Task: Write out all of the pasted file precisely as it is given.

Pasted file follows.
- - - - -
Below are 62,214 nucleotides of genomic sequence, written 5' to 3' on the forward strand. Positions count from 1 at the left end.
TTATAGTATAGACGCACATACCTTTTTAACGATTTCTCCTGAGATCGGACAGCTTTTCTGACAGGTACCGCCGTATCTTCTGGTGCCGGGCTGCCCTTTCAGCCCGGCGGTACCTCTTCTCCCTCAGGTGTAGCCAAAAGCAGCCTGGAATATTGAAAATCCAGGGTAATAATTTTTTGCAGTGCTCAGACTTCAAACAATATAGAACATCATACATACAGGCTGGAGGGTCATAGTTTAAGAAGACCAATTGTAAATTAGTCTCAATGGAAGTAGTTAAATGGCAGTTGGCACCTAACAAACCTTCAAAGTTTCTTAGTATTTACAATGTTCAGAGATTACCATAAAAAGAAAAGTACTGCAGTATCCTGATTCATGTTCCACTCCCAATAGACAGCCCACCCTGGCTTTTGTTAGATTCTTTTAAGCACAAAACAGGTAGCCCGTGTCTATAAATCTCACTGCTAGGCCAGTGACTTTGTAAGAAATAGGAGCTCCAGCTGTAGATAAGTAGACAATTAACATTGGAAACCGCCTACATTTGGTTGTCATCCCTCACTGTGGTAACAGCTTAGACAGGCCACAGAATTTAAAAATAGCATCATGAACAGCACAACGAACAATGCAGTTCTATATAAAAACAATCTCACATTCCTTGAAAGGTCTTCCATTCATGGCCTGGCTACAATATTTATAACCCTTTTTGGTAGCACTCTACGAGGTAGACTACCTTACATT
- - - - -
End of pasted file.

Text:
Below are 62,214 nucleotides of genomic sequence, written 5' to 3' on the forward strand. Positions count from 1 at the left end.
TTATAGTATAGACGCACATACCTTTTTAACGATTTCTCCTGAGATCGGACAGCTTTTCTGACAGGTACCGCCGTATCTTCTGGTGCCGGGCTGCCCTTTCAGCCCGGCGGTACCTCTTCTCCCTCAGGTGTAGCCAAAAGCAGCCTGGAATATTGAAAATCCAGGGTAATAATTTTTTGCAGTGCTCAGACTTCAAACAATATAGAACATCATACATACAGGCTGGAGGGTCATAGTTTAAGAAGACCAATTGTAAATTAGTCTCAATGGAAGTAGTTAAATGGCAGTTGGCACCTAACAAACCTTCAAAGTTTCTTAGTATTTACAATGTTCAGAGATTACCATAAAAAGAAAAGTACTGCAGTATCCTGATTCATGTTCCACTCCCAATAGACAGCCCACCCTGGCTTTTGTTAGATTCTTTTAAGCACAAAACAGGTAGCCCGTGTCTATAAATCTCACTGCTAGGCCAGTGACTTTGTAAGAAATAGGAGCTCCAGCTGTAGATAAGTAGACAATTAACATTGGAAACCGCCTACATTTGGTTGTCATCCCTCACTGTGGTAACAGCTTAGACAGGCCACAGAATTTAAAAATAGCATCATGAACAGCACAACGAACAATGCAGTTCTATATAAAAACAATCTCACATTCCTTGAAAGGTCTTCCATTCATGGCCTGGCTACAATATTTATAACCCTTTTTGGTAGCACTCTACGAGGTAGACTACCTTACATT